Health

Thousands stage peaceful protest in Ottawa against Canada’s vaccine mandates

The so-called “Freedom Convoy”
started out as a rally of truckers against a vaccine requirement for
cross-border drivers, but turned into a demonstration against government
overreach during the pandemic with a strong anti-vaccination streak.

“I’m not able to work no more
because I can’t cross the border,” said Csava Vizi, a trucker from Windsor
who noted he was the family’s sole breadwinner.

“I refuse the vaccine,” he
said, calling it dangerous. He spoke from inside his truck in front of
parliament.

“It’s not just about the vaccines.
It’s about stopping the public health mandates altogether,” said Daniel
Bazinet, owner of Valley Flatbed & Transportation in Nova Scotia on the
Atlantic coast. Bazinet is unvaccinated, but operates domestically and so is
not affected by the cross-border mandate.

“Myself and a lot of other people
are here because we’re just sick of the vaccine mandates and the
lockdowns,” said Brendon from Ottawa, who declined to give his last name.
He was carrying a sign reading: “Justin Trudeau makes me ashamed to be a
Canadian”.

The rally started early and built
through the afternoon. Some handed out bag lunches to the truckers, who
convoyed to Ottawa from the east and west coasts and places in between.

Few wore masks, but many were in
balaclavas as the temperature with windchill was minus 21 Celsius (minus 6
Fahrenheit). A downtown mall closed because demonstrators refused to wear masks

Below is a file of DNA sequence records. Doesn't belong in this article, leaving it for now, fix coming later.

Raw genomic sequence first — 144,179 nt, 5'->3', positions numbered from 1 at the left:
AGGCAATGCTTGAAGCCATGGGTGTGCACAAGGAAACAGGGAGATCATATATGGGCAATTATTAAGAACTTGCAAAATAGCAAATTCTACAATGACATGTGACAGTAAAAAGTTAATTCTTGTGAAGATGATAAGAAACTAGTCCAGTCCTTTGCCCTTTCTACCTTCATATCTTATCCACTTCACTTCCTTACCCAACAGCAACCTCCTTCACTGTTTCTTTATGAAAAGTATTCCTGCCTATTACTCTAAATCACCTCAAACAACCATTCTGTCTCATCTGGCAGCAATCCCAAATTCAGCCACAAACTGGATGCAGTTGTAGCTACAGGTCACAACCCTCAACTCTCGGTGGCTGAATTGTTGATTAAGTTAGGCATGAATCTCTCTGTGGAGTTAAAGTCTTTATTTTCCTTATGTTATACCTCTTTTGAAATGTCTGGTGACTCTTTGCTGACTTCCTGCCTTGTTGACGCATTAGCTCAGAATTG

inside, CTV reported.

The violent rhetoric used by some of the
promoters on social media in the run-up to the protest had worried police, who
were out in force, but mostly the protest felt like a very cold street party,
punctuated by blaring truck horns.

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Due to security concerns, Trudeau and
his family left their downtown Ottawa home due to security concerns, the CBC
reported. His office said it does not comment on security matters.

Earlier this week Trudeau said the
convoy represented a “small fringe minority” who do not represent the
views of Canadians. About 90% of Canada’s cross-border truckers and 77% of the
population have had two COVID vaccination shots.

Trudeau announced a vaccine mandate for
federal workers on the eve of the October election, then last month Canada and
the United States imposed one for cross-border truckers.

Conservative leader Erin O’Toole opposes
vaccine mandates and expressed support for the protest after holding talks with
some of the truckers on Friday.

“I support their right to be heard,
and I call on Justin Trudeau to meet with these hard-working Canadians to hear
their concerns,” O’Toole said after the meeting.

The Canadian Trucking Alliance, which
represents some 4,500 carriers, owner-operators and industry suppliers, has
opposed the demonstration.

“We ask the Canadian public to be
aware that many of the people you see and hear in media reports do not have a
connection to the trucking industry,” the CTA said on Saturday.

The CTA urged the truckers who
participated to do so peacefully and then leave Ottawa. The protest organisers
had said they would stay in Ottawa until the government abandons the mandates.
Downtown streets could be clogged for days.

“If I have to stay here two months,
I’m going be here,” said Vizi.

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